52. The Government rejected the applicant's complaint about discrimination as unsubstantiated, because the Russian Constitution did not require citizens to make known their ethnic origin and it was not indicated in a person's identity documents.
B. The Court's assessment
53. The Court reiterates that Article 14 has no independent existence, but plays an important role by complementing the other provisions of the Convention and its Protocols, since it protects individuals placed in similar situations from any discrimination in the enjoyment of the rights set forth in those other provisions. Where a substantive Article of the Convention or its Protocols has been relied on both on its own and in conjunction with Article 14 and a separate breach has been found of the substantive Article, it is not generally necessary for the Court to consider the case under Article 14 as well, though the position is otherwise if a clear inequality of treatment in the enjoyment of the right in question is a fundamental aspect of the case (see Chassagnou and Others v. France [GC], nos. 25088/94, 28331/95 and 28443/95, § 89, ECHR 1999-III, and Dudgeon v. the United Kingdom, judgment of 22 October 1981, Series A no. 45, p. 26, § 67).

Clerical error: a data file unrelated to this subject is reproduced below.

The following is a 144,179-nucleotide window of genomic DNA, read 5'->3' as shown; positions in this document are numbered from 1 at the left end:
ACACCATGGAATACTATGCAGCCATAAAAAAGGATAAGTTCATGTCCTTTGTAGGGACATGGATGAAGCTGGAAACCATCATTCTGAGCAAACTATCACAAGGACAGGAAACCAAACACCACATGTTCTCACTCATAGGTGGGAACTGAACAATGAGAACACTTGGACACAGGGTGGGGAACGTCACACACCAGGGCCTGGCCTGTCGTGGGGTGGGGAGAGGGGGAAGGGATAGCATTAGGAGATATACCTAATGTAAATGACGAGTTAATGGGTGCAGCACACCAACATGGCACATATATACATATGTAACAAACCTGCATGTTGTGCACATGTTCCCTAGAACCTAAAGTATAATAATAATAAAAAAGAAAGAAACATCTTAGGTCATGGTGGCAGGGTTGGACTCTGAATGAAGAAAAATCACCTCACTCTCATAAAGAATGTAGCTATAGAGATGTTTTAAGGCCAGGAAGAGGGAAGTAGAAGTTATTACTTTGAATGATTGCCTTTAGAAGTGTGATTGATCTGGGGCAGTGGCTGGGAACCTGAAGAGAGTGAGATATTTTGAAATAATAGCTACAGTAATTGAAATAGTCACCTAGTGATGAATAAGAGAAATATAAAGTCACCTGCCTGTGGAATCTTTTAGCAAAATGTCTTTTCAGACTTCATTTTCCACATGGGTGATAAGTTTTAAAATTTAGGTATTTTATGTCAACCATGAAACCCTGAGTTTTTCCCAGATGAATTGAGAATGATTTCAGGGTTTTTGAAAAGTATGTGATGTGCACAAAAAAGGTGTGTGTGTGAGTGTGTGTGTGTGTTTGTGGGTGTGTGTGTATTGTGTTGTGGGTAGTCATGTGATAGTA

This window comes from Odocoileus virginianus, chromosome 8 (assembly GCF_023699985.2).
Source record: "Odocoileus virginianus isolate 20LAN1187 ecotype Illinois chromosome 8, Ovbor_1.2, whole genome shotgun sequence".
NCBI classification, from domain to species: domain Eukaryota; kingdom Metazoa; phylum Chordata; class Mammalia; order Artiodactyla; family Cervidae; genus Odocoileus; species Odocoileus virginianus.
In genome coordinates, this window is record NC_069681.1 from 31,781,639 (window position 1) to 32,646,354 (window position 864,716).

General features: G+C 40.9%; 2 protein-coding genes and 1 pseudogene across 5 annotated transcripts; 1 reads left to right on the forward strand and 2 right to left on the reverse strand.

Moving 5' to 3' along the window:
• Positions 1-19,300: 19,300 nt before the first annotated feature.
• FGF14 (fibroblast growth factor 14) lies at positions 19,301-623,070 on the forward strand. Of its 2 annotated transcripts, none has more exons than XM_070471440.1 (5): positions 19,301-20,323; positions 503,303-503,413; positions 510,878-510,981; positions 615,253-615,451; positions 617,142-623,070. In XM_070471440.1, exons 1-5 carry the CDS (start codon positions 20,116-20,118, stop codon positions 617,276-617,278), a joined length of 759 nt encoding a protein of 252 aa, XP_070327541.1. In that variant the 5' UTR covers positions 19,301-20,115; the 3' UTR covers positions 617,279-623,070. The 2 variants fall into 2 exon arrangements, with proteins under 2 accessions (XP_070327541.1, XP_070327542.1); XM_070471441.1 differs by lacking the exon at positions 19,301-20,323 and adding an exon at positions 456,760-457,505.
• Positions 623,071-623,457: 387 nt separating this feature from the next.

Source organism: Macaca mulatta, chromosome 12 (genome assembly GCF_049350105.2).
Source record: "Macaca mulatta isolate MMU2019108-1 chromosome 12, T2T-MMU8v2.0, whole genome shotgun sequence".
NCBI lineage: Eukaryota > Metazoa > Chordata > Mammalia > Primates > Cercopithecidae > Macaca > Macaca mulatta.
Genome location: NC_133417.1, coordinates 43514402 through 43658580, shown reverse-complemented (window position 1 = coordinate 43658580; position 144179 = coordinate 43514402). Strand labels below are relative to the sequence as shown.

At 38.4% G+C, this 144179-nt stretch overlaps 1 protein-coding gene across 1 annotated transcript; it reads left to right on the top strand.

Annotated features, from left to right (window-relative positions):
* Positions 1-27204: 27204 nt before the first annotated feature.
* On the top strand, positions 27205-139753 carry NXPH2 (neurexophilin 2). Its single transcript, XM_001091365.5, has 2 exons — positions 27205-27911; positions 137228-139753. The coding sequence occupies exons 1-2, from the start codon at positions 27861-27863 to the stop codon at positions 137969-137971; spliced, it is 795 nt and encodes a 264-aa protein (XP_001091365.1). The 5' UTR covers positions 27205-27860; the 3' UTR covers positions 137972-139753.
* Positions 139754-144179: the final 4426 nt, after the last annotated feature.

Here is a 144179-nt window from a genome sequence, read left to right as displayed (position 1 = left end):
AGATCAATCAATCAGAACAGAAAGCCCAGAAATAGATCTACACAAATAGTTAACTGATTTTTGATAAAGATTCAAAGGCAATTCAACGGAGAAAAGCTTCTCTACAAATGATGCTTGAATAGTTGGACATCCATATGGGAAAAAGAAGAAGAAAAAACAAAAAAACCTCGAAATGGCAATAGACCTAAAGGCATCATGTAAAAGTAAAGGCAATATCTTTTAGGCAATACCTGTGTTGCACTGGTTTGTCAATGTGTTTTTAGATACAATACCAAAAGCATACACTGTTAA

54. Turning to the circumstances of the present case, the Court notes that the Kabardino-Balkar senior police officer ordered traffic police officers not to admit “Chechens”. As, in the Government's submission, a person's ethnic origin is not listed anywhere in Russian identity documents, the order barred the passage not only of any person who actually was of Chechen ethnicity, but also of those who were merely perceived as belonging to that ethnic group. It has not been claimed that representatives of other ethnic groups were subject to similar restrictions (see, in particular, paragraph 51 above). In the Court's view, this represented a clear inequality of treatment in the enjoyment of the right to liberty of movement on account of one's ethnic origin.
55. Ethnicity and race are related and overlapping concepts. Whereas the notion of race is rooted in the idea of biological classification of human beings into subspecies according to morphological features such as skin colour or facial characteristics, ethnicity has its origin in the idea of societal groups marked by common nationality, tribal affiliation, religious faith, shared language, or cultural and traditional origins and backgrounds.